There are in fact several different oral versions of this legend. One has it that when Renuka’s head was restored, she multiplied into zillions of goddesses who went to separate regions in South India and all of these are now temples which are 1000’s of years old. Another version says that Renuka had fled to a low caste village, where Parshuram decapitated her and a low caste woman who was trying to help his mother. But when Sage Jamadagni reattached the heads, he mixed the bodies. So the woman with Renuka’s body and a different head became Goddess Renuka and the low caste woman with Renuka’s head became Mother goddess Yelamma. In fact Renuka Lake in the Renuka Sanctuary in Himachal Pradesh, is named after the same goddess!

Apart from these temples there are just so many fascinating temples in Tamilnadu which are over 1000’s of years old. All I could do on my Chennai to Delhi flight was wonder about the secrets & fascinating legends that these ancient temples held!

 



An insider’s view into Body Shop’s community trade recycled plastic initiative

I have always liked Body Shop products and have been buying them ever since I started earning. Be it their shower gels that can transport me elsewhere or the shea butters that ensconce moisture where it should be without giving the feeling of being sheathed in oil. So it was a NO BRAINER when The Bodyshop India invited me over to get a dekko at their first community trade recycled plastic initiative in Bengaluru.

We all know Our planet is drowning in plastic. The devastating effect of plastic waste on our oceans is well known. Here are just a few of the startling facts around it.

  • 91% of the plastic on our planet is not recycled
  • Plastic takes 1000+ years to decompose. Now obviously no one has actually checked if that even happens!
  • All the plastic created on our planet, STILL exists.
  • 1 truckload of plastic is dumped into the oceans every minute
  • By 2050 we’ll have more plastic than fish
  • In India 15000 tonnes of plastic is dumped every day
  • 40% of the plastic dumped in India remains uncollected – clogging our waterways, contaminating our soils.

Now that I may have got your attention with the gory details, there is a human element to the plastic crisis as well, which is rarely discussed. Over 3 billion people live without formal waste management – that’s almost half the planet’s population. This has given rise to an informal waste picking economy. Some of the world’s most marginalised people pick untreated waste to try to make a living.  These waste pickers, often live below the poverty line and work in appalling conditions. Yet they form a critical line of defence in stopping plastic from entering our rivers and oceans.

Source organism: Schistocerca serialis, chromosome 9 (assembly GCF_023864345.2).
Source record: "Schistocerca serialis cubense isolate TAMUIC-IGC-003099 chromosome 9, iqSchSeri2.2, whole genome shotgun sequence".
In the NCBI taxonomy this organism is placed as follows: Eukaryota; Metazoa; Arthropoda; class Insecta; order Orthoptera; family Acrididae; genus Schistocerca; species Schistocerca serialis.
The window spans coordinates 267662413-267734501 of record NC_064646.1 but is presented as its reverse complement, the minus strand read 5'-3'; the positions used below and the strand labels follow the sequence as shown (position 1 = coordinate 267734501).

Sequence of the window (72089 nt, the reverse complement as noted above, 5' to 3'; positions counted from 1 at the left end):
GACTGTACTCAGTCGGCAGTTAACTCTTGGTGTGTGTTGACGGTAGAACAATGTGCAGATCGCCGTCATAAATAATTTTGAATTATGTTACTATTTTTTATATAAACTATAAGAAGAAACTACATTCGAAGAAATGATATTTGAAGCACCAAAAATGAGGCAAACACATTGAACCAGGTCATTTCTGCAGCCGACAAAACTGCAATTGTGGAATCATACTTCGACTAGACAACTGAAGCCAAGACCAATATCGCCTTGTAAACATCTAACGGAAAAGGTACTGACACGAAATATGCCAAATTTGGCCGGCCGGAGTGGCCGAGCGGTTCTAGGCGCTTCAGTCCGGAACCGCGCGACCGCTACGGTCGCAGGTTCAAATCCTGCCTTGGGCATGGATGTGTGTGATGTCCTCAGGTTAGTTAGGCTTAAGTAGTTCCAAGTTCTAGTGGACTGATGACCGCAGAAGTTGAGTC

That’s why The Body Shop has launched its first Community Trade recycled plastic, in partnership with Plastics For ChangeHasiru Dala and Hasiru Dala Innovations. Community Trade is The Body Shop’s bespoke and independently-verified fair trade programme. This initiative was launched on World Fair Trade Day, and it is a commitment to tackle the plastic crisis differently. The Body Shop wants to fight more than plastic pollution – it wants to drive social change and help empower people at the same time.

Plastics For Change is a for-profit business that partners with local NGOs to bring price stability and access to global markets to waste pickers. It has a mission to change the social and environmental impact of plastic. The Body Shop will buy recycled plastic collected by the waste pickers in Bengaluru and introduce it into its packaging following a thorough cleaning process. This community trade of The Body Shop will support 2,500 waste pickers, providing the organisation with a fair price for the waste material, and a reliable income and improved livelihood opportunities for waste pickers.

Hasiru Dala or “green force” is a membership-based non-profit organization consisting of over 8,000 waste pickers and other informal waste workers. It strives to integrate marginalised informal waste pickers into the solid waste management framework by utilizing their expertise.

Hasiru Dala Innovations is a social enterprise committed to creating livelihoods and entrepreneurship amongst waste pickers, providing total waste management, urban gardening services and products for sustainable living.

So off I went in the last week of March (before the launch, oh yeah, very exclusive 😉 ) to witness this initiative first hand at Bangalore. We got comfortable at the Taj Westend, which is a fabulous property and it felt like one was staying within a forest with modern amenities. More on THAT separately. A bunch of us from the media/social media space landed there and were greeted with a sumptuous Asian meal at Blue Ginger to begin with. Then we met the Bodyshop team (UK & India), Andrew Almack, CEO, Plastics For Change, Nalini Shekar, Co-founder, Hasiru Dala, Shekar Prabhakar, Co-founder, Hasiru Dala Innovations and many others. We attended presentations by the Bodyshop team, Plastics for change and Hasiru Dala . I must say everyone came back very impressed with the work that’s being done. Plastics for change has streamlined the waste picking process a lot and has even made an app that helps waste pickers find the right person in the next step of the cycle – scrapdealers! Those who cant use smartphones, can use the IVR version of this process to do the same & find a scrapdealer who would give them a fair price. It was nice to see the ever smiling young CEO do all this with his smile intact. The Bodyshop – a brand that’s well known and respected, already has many firsts to its credit. “Trade not aid’ (1987), Cruelty free – no animal testing (1997), Global shea alliance (2011), and now the first community trade recycled plastic initiative, which I am sure will inspire many other brands to do the same!